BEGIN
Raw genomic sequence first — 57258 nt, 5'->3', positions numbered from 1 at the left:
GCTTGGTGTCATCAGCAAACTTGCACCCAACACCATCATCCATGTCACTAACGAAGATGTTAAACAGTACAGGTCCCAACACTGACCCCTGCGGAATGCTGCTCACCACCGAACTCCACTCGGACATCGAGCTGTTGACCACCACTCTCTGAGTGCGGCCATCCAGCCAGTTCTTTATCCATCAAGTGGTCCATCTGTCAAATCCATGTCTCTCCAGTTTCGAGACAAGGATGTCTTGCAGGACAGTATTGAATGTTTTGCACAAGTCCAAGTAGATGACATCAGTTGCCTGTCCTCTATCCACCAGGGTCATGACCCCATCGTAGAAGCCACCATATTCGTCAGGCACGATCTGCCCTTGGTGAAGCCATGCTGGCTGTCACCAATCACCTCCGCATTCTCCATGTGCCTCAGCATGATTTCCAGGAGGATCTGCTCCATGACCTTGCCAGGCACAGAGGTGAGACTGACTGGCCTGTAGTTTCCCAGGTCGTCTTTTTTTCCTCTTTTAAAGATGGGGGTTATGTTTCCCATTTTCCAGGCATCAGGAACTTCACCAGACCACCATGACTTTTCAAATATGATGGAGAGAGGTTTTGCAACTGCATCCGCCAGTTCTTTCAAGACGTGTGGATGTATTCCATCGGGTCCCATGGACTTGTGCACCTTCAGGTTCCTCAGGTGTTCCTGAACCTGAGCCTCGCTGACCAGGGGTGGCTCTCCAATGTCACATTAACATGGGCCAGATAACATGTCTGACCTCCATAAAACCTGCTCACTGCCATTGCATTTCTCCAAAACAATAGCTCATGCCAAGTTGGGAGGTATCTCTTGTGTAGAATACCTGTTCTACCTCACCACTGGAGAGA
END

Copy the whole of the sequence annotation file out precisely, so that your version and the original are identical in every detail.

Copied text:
Raw genomic sequence first — 57258 nt, 5'->3', positions numbered from 1 at the left:
GCTTGGTGTCATCAGCAAACTTGCACCCAACACCATCATCCATGTCACTAACGAAGATGTTAAACAGTACAGGTCCCAACACTGACCCCTGCGGAATGCTGCTCACCACCGAACTCCACTCGGACATCGAGCTGTTGACCACCACTCTCTGAGTGCGGCCATCCAGCCAGTTCTTTATCCATCAAGTGGTCCATCTGTCAAATCCATGTCTCTCCAGTTTCGAGACAAGGATGTCTTGCAGGACAGTATTGAATGTTTTGCACAAGTCCAAGTAGATGACATCAGTTGCCTGTCCTCTATCCACCAGGGTCATGACCCCATCGTAGAAGCCACCATATTCGTCAGGCACGATCTGCCCTTGGTGAAGCCATGCTGGCTGTCACCAATCACCTCCGCATTCTCCATGTGCCTCAGCATGATTTCCAGGAGGATCTGCTCCATGACCTTGCCAGGCACAGAGGTGAGACTGACTGGCCTGTAGTTTCCCAGGTCGTCTTTTTTTCCTCTTTTAAAGATGGGGGTTATGTTTCCCATTTTCCAGGCATCAGGAACTTCACCAGACCACCATGACTTTTCAAATATGATGGAGAGAGGTTTTGCAACTGCATCCGCCAGTTCTTTCAAGACGTGTGGATGTATTCCATCGGGTCCCATGGACTTGTGCACCTTCAGGTTCCTCAGGTGTTCCTGAACCTGAGCCTCGCTGACCAGGGGTGGCTCTCCAATGTCACATTAACATGGGCCAGATAACATGTCTGACCTCCATAAAACCTGCTCACTGCCATTGCATTTCTCCAAAACAATAGCTCATGCCAAGTTGGGAGGTATCTCTTGTGTAGAATACCTGTTCTACCTCACCACTGGAGAGA